None of the above categories, an idiosyncratic usage.
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Quote: “This is a political tract, set in a boiler-room (similar to those in coal-burning vessels of the time) in Hell where various souls are being punished for their sins. “‘Harnessed up the tide–the cool, big, wet, deep, blue, sparkling sea. I believe they did it on the pneumatic principle, not on the hydraulic, if you’re interested in those things.’ ‘I ain’t,’ Mr. Sugden retorted. ‘I’m only concerned with outstanding social facts. We leave machinery to the intellectuals.’ ‘That’s very kind of you. The inventor of this particular gadget was the son of a woman who committed suicide somewhere in the Potteries, I’m told.”
Author: Kipling, Rudyard
Source: The American Magazine v74n3 July
Quote: “When I was a boy, I sailed over the ocean for six months without finding a single night, nothing but days all the time, until you forgot what darkness was like. Well, one night at twelve o’clock, though ‘twas broad daylight, mind you, one of our crew, Martin O’Farrell, was playing ‘The Boys of Wexford’ on a gadget, when lo and behold! a sea serpent puts his head out of the waters and ses: ‘Bravo, Martin, ses he.”
Author: O’Brien, Seumas
Source: The Whale and the Grasshopper: And Other Fables. Boston: Little, Brown, and Company. 1916
Quote: “He also saw a bird–a great bird–on the way up, which he took to be a British eagle because it had ‘large white circles on the under sides of its wings’! Sounds as though it were the now almost extinct Gadget.”
Source: Scottish Mountaineering Club Journal. v15n85. April 1918
Quote: “There she was. And there he was. In fact, putting it another way, there they both were. And now jolly well what? Archie rested his left ear against the forearm of a long, strongly built young man in a gray suit who had followed him into the car and was sharing his strap, and pondered. / Of course, in a way, the gadget was simple. The wheeze was, in a sense, straightforward and uncomplicated. What he wanted to do was to point out to the injured girl all that hung on her. He wished to touch her heart, to plead with her, to desire her to restate her war-aims, and to persuade her–before three o’clock, when that stricken gentleman would be stepping into the pitcher’s box to loose off the first ball against the Pirates–to let bygones be bygones and forgive Augustus Biddle.”
Author: Wodehouse, P.G.
Source: Cosmopolitan. v69n6. December, 1920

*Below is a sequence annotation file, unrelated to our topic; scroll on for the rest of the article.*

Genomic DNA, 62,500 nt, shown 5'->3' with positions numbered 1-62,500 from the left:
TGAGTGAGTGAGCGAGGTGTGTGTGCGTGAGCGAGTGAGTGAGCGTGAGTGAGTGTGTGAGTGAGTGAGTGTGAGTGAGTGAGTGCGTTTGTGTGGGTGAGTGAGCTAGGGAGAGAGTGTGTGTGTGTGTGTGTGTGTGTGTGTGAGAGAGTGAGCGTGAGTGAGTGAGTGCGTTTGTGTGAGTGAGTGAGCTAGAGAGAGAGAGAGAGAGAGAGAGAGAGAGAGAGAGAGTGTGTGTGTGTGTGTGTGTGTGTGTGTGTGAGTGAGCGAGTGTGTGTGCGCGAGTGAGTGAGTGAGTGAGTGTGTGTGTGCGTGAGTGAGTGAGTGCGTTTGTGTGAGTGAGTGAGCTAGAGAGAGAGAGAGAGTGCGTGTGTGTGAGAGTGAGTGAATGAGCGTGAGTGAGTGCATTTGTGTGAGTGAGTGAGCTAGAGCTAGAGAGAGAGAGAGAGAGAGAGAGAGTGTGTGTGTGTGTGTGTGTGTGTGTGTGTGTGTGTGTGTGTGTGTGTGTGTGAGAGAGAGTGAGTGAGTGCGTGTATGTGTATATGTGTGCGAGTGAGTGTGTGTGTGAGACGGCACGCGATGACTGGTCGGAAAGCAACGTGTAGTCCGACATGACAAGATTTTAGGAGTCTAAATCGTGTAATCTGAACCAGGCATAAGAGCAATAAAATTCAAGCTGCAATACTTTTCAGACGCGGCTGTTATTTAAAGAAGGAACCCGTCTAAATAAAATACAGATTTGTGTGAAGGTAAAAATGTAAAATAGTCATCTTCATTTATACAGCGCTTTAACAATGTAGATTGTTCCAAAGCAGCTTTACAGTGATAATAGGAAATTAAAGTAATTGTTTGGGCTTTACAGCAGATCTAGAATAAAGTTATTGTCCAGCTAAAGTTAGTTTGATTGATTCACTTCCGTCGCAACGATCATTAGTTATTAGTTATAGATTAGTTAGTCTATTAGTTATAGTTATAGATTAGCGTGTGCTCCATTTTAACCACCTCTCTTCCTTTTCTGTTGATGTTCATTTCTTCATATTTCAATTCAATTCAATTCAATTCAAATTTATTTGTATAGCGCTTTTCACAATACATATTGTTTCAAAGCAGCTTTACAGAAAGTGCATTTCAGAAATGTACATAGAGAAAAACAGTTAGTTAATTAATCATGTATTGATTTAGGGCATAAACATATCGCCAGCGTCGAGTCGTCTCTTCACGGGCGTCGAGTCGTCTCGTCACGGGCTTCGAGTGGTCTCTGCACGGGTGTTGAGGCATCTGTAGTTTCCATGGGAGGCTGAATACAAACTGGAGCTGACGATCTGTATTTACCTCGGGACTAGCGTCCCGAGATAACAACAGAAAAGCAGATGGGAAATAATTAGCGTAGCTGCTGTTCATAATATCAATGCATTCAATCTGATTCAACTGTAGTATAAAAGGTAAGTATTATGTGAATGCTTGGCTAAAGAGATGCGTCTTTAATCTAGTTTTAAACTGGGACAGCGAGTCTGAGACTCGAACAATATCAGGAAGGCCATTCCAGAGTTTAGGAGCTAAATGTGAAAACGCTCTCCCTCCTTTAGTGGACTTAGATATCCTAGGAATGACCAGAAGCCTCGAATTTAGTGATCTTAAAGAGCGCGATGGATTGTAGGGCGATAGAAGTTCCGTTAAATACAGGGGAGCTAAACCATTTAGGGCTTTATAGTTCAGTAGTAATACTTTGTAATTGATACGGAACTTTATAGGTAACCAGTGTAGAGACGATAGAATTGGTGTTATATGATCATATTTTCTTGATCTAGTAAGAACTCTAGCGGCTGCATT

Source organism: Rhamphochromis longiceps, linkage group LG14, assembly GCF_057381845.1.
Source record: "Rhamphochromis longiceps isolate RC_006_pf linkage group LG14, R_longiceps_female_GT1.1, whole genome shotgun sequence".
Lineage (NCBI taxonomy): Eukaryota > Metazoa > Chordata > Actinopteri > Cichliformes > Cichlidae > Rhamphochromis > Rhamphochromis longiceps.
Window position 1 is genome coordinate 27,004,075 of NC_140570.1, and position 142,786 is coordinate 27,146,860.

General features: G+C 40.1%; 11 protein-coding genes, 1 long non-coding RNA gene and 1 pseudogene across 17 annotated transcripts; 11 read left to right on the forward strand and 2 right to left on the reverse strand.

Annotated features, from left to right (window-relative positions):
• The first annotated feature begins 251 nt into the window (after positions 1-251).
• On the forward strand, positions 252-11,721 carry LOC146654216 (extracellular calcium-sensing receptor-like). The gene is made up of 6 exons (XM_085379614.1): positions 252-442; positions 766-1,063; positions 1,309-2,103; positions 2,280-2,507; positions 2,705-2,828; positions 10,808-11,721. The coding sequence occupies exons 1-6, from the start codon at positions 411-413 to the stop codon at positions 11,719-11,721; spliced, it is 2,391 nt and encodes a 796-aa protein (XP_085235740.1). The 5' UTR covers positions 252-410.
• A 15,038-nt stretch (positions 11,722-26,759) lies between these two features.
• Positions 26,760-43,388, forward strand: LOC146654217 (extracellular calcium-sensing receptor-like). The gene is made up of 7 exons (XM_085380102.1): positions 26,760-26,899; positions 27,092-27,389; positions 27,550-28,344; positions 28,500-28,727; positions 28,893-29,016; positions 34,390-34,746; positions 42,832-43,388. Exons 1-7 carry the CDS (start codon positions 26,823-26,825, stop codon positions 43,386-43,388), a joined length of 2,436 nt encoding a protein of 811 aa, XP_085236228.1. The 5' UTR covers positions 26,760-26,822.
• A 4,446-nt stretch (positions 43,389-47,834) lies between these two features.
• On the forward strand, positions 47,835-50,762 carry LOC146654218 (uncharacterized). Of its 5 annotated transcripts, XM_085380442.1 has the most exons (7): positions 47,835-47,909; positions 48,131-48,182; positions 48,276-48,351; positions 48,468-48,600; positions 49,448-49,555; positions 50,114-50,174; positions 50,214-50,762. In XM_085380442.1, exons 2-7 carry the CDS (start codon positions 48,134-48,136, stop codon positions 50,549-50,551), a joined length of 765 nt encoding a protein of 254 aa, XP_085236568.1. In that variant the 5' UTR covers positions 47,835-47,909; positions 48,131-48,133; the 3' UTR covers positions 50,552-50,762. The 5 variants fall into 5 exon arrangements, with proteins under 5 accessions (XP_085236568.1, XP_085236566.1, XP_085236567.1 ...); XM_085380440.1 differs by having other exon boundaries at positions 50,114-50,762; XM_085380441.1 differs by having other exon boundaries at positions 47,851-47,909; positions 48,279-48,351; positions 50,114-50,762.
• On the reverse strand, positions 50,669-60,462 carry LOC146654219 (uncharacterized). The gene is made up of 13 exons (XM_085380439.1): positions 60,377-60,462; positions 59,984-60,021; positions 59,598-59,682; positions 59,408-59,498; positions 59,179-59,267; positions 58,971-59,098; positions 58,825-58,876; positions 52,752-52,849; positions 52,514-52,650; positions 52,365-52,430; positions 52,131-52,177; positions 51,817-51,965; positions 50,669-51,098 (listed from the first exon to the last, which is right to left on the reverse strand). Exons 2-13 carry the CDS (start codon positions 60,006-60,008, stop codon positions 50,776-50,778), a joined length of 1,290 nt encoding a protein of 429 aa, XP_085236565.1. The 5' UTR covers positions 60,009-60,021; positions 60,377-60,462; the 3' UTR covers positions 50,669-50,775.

Quote: “Damn!’ said Freddie softly, and hurried off down the street. He wondered whether he had made a frightful ass of himself, spraying bank-notes all over the place like that to comparative strangers. Then a vision came to him of Nelly’s eyes as they had looked at him in the lamp-light, and he decided–no, absolutely not. Rummy as the gadget might appear, it had been the right thing to do. It was a binge of which he thoroughly approved. A good egg!”
Author: Wodehouse, P.G.
Source: p. 117
Quote: “I wish the guy that invented this solitaire gadget was cooped up with us,’ he grumbled to himself. ‘I’d treat him rough. This is the night for her to come through. King on a jack and I’m ditched again, by cripes.”
Author: Paine, Ralph Delahaye
Quote: “And the younger duck generation / Should all be taught to use / Some muffler apparatus, / To save them from abuse. / There’s ‘gadget’ used on roosters / That will stop the ‘morning crow;’ / If Burt can adapt it to his ducks, / Hearty thanks to him will go!”
Source: The Mentor: Massachusetts State Prison. v21n2. December 1920
Quote: “…and Joe Squibb, alias Paul, own the right to his designation of Sea-going Gadget”
Author: Loomis, Alfred Fullerton
Quote: “Here’s the handiest, best-looking toilet case you ever saw. A simple solid-leather box, minus the tricky loops and gadgets and cubby holes which waste time and patience. You just toss toilet articles in. No packing at all … everything fits.”
Source: Scientific American 141, (September 1929). p. 246-247
Quote: “on her dress. JOE (A command) I’m having this dance. YOUNG MANHey – cutting in don’t go here! JOE (emphatically) Screw – son! The young man sees that Joe means what he says and slinks away. JOE (to Kitty) I got a little job for you. KITTY (fearfully) What is it, Joe? JOE (pointing to pom-pom) We’re going to dance by Scar Sherman – and when we do, I want you to rub that scar with that gadget you’ve got there. KITTY (looks up at him, wondering if she can beg out) But, Joe – (The hard expression in his face tells her there is no chance to back out) Sure – I’ll do it. – 94 – JOERight. He puts his arm around her and whirls her off to the dance floor. 276. FULL SHOT DANCE FLOOR The six gorillas are now on the floor dancing with girls. They are forming a circle about Dan and”
Author: Turner, George Kibbe
Quote: “There are several unneccesary complications in our income tax rates, which might well be dropped out, so that the ordinary man might have a chance to udnerstand what the rates really are” (125). “All these taxes should be as simple as possible. Gadgets such as the earned income credit are more nuisance than they are worth.” (146) “We make too much of the search for small bits of justice. Justice is a noble ideal, but far away. When a tax bill is before hte Ways and Means Committee, one interest and another come up to plead for some minor point of justice. One little gadget is added to meet one objection and another little gadget to overcome the disadvantages of the first, until the sum of a lot of little attempts to do the right is the great wrong of tying government and taxpayers in a mass of red tape”
Author: Coyle, David Cushman
Source: Why Pay Taxes? 1937. p165